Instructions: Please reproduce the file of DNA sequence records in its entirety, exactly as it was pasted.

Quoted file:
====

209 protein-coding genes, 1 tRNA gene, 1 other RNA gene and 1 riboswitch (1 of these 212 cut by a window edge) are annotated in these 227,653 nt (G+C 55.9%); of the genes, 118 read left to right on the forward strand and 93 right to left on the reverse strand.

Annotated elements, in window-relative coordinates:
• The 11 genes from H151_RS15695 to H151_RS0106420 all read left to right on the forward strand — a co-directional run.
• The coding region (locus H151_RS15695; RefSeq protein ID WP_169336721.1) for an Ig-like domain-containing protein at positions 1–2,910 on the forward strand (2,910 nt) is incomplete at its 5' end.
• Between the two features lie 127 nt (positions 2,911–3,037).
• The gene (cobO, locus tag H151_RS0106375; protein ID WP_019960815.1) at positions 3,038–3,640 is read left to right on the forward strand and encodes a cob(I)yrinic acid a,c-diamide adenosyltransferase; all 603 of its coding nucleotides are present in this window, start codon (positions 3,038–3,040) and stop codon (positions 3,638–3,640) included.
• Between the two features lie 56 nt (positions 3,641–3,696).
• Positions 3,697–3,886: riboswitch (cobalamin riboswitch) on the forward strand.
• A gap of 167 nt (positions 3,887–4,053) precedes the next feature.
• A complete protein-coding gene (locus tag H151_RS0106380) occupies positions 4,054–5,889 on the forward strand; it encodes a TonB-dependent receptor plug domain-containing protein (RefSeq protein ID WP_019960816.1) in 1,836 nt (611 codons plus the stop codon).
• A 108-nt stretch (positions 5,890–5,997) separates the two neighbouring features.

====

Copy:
209 protein-coding genes, 1 tRNA gene, 1 other RNA gene and 1 riboswitch (1 of these 212 cut by a window edge) are annotated in these 227,653 nt (G+C 55.9%); of the genes, 118 read left to right on the forward strand and 93 right to left on the reverse strand.

Annotated elements, in window-relative coordinates:
• The 11 genes from H151_RS15695 to H151_RS0106420 all read left to right on the forward strand — a co-directional run.
• The coding region (locus H151_RS15695; RefSeq protein ID WP_169336721.1) for an Ig-like domain-containing protein at positions 1–2,910 on the forward strand (2,910 nt) is incomplete at its 5' end.
• Between the two features lie 127 nt (positions 2,911–3,037).
• The gene (cobO, locus tag H151_RS0106375; protein ID WP_019960815.1) at positions 3,038–3,640 is read left to right on the forward strand and encodes a cob(I)yrinic acid a,c-diamide adenosyltransferase; all 603 of its coding nucleotides are present in this window, start codon (positions 3,038–3,040) and stop codon (positions 3,638–3,640) included.
• Between the two features lie 56 nt (positions 3,641–3,696).
• Positions 3,697–3,886: riboswitch (cobalamin riboswitch) on the forward strand.
• A gap of 167 nt (positions 3,887–4,053) precedes the next feature.
• A complete protein-coding gene (locus tag H151_RS0106380) occupies positions 4,054–5,889 on the forward strand; it encodes a TonB-dependent receptor plug domain-containing protein (RefSeq protein ID WP_019960816.1) in 1,836 nt (611 codons plus the stop codon).
• A 108-nt stretch (positions 5,890–5,997) separates the two neighbouring features.